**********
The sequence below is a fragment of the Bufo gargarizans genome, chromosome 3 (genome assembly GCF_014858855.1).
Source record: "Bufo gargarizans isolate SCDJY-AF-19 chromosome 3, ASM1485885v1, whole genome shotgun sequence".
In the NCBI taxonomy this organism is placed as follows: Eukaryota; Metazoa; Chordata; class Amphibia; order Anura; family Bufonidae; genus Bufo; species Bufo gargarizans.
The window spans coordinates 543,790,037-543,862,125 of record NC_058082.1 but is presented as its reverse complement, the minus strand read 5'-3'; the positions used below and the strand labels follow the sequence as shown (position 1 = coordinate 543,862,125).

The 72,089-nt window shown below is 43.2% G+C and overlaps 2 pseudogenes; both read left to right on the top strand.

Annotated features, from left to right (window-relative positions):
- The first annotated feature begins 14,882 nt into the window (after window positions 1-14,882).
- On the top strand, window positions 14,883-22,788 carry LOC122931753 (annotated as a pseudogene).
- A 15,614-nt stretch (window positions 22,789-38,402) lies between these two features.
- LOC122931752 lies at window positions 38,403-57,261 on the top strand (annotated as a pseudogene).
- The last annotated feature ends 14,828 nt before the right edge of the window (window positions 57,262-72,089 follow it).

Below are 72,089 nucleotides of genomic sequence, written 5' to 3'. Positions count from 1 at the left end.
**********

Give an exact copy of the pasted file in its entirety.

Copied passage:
The sequence below is a fragment of the Bufo gargarizans genome, chromosome 3 (genome assembly GCF_014858855.1).
Source record: "Bufo gargarizans isolate SCDJY-AF-19 chromosome 3, ASM1485885v1, whole genome shotgun sequence".
In the NCBI taxonomy this organism is placed as follows: Eukaryota; Metazoa; Chordata; class Amphibia; order Anura; family Bufonidae; genus Bufo; species Bufo gargarizans.
The window spans coordinates 543,790,037-543,862,125 of record NC_058082.1 but is presented as its reverse complement, the minus strand read 5'-3'; the positions used below and the strand labels follow the sequence as shown (position 1 = coordinate 543,862,125).

The 72,089-nt window shown below is 43.2% G+C and overlaps 2 pseudogenes; both read left to right on the top strand.

Annotated features, from left to right (window-relative positions):
- The first annotated feature begins 14,882 nt into the window (after window positions 1-14,882).
- On the top strand, window positions 14,883-22,788 carry LOC122931753 (annotated as a pseudogene).
- A 15,614-nt stretch (window positions 22,789-38,402) lies between these two features.
- LOC122931752 lies at window positions 38,403-57,261 on the top strand (annotated as a pseudogene).
- The last annotated feature ends 14,828 nt before the right edge of the window (window positions 57,262-72,089 follow it).

Below are 72,089 nucleotides of genomic sequence, written 5' to 3'. Positions count from 1 at the left end.